Well that's clear as mud, isn't it?
Apple points to a knowledgebase article here, indicating how much instability you might expect after jailbreaking your iPhone. Of course, now that jailbreaking is legal, Apple can't really go after anyone doing it, but that doesn't mean they have to support your functionality habit, either. Because, as Apple has vaguely worded, it might void your warranty. Not that it will -- because if you don't mess with baseband and restore your phone, no one would be the wiser. A simple complete restore really does bring your iPhone, iPod touch, or iPad back to factory conditions.
I'm not sure what harm jailbreaking an iPod touch is going to do to AT&T's precious network, frankly (considering there's not even a cell radio in the darn thing). But hey, it's Apple's product and they can, or cannot, void your warranty if they want to. We just don't know if they will. We'll have to wait for the Imperial Veil of Secrecy to lift yet again.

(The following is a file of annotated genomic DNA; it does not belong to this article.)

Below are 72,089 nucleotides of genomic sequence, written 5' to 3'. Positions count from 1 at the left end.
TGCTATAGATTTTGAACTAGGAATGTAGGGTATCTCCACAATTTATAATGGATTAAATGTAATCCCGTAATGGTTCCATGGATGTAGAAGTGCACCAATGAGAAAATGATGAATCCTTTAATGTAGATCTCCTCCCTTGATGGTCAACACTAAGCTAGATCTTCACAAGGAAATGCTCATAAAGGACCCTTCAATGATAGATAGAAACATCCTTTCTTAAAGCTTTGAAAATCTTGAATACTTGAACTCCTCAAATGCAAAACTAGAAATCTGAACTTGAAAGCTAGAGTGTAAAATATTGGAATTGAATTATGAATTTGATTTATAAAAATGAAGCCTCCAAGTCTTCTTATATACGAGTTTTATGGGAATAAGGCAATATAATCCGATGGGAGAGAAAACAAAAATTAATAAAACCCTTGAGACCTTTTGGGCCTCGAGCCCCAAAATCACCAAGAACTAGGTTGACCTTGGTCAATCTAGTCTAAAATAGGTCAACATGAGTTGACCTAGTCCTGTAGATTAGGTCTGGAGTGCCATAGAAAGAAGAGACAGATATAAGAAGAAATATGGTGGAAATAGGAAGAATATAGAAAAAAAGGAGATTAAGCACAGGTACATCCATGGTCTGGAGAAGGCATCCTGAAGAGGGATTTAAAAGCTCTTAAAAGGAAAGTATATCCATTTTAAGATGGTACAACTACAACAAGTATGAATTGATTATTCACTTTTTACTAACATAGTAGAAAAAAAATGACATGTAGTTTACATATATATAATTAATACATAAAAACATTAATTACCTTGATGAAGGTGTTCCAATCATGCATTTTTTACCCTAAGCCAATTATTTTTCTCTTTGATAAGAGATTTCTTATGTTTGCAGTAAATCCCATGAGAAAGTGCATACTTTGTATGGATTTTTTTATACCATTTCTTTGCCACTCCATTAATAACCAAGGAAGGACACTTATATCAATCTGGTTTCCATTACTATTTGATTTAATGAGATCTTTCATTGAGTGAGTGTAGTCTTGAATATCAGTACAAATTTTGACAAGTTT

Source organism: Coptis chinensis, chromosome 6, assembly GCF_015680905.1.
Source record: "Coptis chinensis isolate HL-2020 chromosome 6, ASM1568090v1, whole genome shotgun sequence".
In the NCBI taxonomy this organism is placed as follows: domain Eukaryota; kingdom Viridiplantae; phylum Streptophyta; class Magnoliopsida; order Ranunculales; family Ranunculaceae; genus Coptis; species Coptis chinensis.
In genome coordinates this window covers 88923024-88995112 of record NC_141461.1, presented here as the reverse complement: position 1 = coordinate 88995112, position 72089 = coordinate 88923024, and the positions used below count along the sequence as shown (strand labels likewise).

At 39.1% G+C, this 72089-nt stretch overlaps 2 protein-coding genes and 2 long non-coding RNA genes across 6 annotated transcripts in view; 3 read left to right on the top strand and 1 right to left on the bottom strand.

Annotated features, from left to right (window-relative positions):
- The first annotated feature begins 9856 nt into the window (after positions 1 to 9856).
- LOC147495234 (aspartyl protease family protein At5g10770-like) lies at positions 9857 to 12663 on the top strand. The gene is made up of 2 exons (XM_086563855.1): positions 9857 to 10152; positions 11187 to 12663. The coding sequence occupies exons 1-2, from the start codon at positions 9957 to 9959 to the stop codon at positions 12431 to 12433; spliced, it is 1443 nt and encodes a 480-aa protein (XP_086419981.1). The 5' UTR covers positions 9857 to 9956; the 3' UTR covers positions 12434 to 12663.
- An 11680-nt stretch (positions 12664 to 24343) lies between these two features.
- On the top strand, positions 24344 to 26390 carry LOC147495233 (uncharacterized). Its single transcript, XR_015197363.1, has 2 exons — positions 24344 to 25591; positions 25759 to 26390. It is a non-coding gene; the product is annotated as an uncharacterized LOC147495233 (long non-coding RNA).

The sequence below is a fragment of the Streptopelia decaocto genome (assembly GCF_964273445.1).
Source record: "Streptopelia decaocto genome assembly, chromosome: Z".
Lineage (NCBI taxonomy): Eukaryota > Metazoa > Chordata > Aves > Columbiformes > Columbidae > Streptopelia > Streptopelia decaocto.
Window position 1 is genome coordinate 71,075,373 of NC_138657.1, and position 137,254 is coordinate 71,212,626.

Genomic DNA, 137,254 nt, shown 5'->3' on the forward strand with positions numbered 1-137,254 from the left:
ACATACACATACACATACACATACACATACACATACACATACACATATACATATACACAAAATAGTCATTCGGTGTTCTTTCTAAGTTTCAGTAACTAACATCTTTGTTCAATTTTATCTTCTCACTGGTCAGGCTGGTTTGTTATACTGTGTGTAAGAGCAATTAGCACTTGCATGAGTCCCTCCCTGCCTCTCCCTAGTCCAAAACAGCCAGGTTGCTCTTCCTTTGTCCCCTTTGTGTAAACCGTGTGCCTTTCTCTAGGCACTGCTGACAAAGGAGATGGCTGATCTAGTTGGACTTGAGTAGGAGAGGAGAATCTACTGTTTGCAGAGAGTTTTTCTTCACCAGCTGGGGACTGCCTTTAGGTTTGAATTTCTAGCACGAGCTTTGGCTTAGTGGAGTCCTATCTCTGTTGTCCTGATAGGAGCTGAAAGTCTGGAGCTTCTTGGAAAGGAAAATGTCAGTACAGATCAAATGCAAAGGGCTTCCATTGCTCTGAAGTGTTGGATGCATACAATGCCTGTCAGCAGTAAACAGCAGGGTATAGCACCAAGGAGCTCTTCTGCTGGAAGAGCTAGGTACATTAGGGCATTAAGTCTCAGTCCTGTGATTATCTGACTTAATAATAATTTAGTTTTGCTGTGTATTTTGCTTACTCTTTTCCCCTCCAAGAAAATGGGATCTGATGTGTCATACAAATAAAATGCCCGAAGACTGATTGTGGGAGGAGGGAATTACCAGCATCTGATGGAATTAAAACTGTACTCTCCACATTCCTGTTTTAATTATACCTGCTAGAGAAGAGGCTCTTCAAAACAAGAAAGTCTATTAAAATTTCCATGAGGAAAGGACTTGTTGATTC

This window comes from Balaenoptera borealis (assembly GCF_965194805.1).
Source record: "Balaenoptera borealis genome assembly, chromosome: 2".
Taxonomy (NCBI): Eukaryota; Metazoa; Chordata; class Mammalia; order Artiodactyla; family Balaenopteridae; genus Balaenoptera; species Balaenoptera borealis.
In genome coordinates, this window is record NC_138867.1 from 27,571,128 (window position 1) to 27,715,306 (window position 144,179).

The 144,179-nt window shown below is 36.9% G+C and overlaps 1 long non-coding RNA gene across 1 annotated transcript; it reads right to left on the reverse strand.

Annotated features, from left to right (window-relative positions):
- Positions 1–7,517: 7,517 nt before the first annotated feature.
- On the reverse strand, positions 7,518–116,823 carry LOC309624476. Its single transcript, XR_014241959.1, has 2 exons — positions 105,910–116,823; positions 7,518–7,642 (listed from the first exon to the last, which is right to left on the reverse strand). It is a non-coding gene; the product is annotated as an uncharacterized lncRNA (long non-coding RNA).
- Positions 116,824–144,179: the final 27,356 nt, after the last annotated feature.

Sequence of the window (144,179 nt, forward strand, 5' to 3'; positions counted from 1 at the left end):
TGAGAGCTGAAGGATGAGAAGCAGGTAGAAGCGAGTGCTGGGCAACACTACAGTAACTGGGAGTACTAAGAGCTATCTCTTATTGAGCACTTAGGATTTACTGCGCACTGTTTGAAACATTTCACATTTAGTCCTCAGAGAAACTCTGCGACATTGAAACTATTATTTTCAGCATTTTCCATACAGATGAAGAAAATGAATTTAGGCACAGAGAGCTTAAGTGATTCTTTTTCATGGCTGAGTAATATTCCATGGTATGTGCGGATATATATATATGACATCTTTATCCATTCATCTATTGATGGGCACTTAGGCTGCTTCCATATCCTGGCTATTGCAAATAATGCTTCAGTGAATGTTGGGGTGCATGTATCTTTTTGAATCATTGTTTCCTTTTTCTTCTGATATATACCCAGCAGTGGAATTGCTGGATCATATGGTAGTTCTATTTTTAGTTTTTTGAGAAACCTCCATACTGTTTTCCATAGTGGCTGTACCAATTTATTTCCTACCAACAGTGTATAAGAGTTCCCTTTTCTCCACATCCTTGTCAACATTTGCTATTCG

Keep in mind you may jailbreak your iDevices without unlocking them. An unlock allows you to use different carriers, whereas a jailbreak will allow you to run software Apple hasn't approved. I see the logic in their statements about jailbreaking and stability. No manufacturer is going to claim someone else's work is better than their own. Certainly not Apple, not in this universe.
What I don't get is why Apple fails to deliver clear answers on important questions for consumers. Perhaps someday they'll release the iTapDance shoes they've been wearing all these years.
- Key specs
- Reviews • 12
- Form factor Tablet
- Operating system iOS (8)
- Screen size 9.7 inches
- Storage type Internal storage (16 GB, Flash)
- Maximum battery life Up to 10 hours
- Dimensions 9.4 x 6.6 x 0.24 in
- Weight 0.96 lb
- Announced 2014-10-16
Apple iPhone 6